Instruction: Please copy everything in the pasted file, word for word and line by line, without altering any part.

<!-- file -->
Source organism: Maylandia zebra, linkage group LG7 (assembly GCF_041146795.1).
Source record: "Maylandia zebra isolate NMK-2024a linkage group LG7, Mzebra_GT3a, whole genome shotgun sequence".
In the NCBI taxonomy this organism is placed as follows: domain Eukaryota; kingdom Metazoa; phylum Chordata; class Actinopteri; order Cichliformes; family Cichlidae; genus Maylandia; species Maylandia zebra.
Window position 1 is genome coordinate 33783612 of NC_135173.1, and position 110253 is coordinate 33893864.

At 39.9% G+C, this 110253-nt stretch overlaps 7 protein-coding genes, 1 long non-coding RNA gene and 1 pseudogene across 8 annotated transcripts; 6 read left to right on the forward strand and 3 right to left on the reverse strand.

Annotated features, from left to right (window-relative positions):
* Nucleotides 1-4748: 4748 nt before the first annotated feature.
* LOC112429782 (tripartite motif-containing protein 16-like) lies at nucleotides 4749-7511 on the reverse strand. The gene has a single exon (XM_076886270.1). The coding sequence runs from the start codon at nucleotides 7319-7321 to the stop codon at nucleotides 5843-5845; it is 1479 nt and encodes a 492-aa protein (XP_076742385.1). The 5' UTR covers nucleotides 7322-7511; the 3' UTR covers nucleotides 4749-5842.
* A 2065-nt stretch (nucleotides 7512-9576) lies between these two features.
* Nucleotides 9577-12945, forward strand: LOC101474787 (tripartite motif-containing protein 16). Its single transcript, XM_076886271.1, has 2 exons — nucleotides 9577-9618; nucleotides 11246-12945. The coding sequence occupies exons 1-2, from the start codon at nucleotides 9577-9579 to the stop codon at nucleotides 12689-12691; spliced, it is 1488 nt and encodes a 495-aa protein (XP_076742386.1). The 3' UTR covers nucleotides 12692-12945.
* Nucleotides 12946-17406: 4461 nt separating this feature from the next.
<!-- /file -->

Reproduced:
Source organism: Maylandia zebra, linkage group LG7 (assembly GCF_041146795.1).
Source record: "Maylandia zebra isolate NMK-2024a linkage group LG7, Mzebra_GT3a, whole genome shotgun sequence".
In the NCBI taxonomy this organism is placed as follows: domain Eukaryota; kingdom Metazoa; phylum Chordata; class Actinopteri; order Cichliformes; family Cichlidae; genus Maylandia; species Maylandia zebra.
Window position 1 is genome coordinate 33783612 of NC_135173.1, and position 110253 is coordinate 33893864.

At 39.9% G+C, this 110253-nt stretch overlaps 7 protein-coding genes, 1 long non-coding RNA gene and 1 pseudogene across 8 annotated transcripts; 6 read left to right on the forward strand and 3 right to left on the reverse strand.

Annotated features, from left to right (window-relative positions):
* Nucleotides 1-4748: 4748 nt before the first annotated feature.
* LOC112429782 (tripartite motif-containing protein 16-like) lies at nucleotides 4749-7511 on the reverse strand. The gene has a single exon (XM_076886270.1). The coding sequence runs from the start codon at nucleotides 7319-7321 to the stop codon at nucleotides 5843-5845; it is 1479 nt and encodes a 492-aa protein (XP_076742385.1). The 5' UTR covers nucleotides 7322-7511; the 3' UTR covers nucleotides 4749-5842.
* A 2065-nt stretch (nucleotides 7512-9576) lies between these two features.
* Nucleotides 9577-12945, forward strand: LOC101474787 (tripartite motif-containing protein 16). Its single transcript, XM_076886271.1, has 2 exons — nucleotides 9577-9618; nucleotides 11246-12945. The coding sequence occupies exons 1-2, from the start codon at nucleotides 9577-9579 to the stop codon at nucleotides 12689-12691; spliced, it is 1488 nt and encodes a 495-aa protein (XP_076742386.1). The 3' UTR covers nucleotides 12692-12945.
* Nucleotides 12946-17406: 4461 nt separating this feature from the next.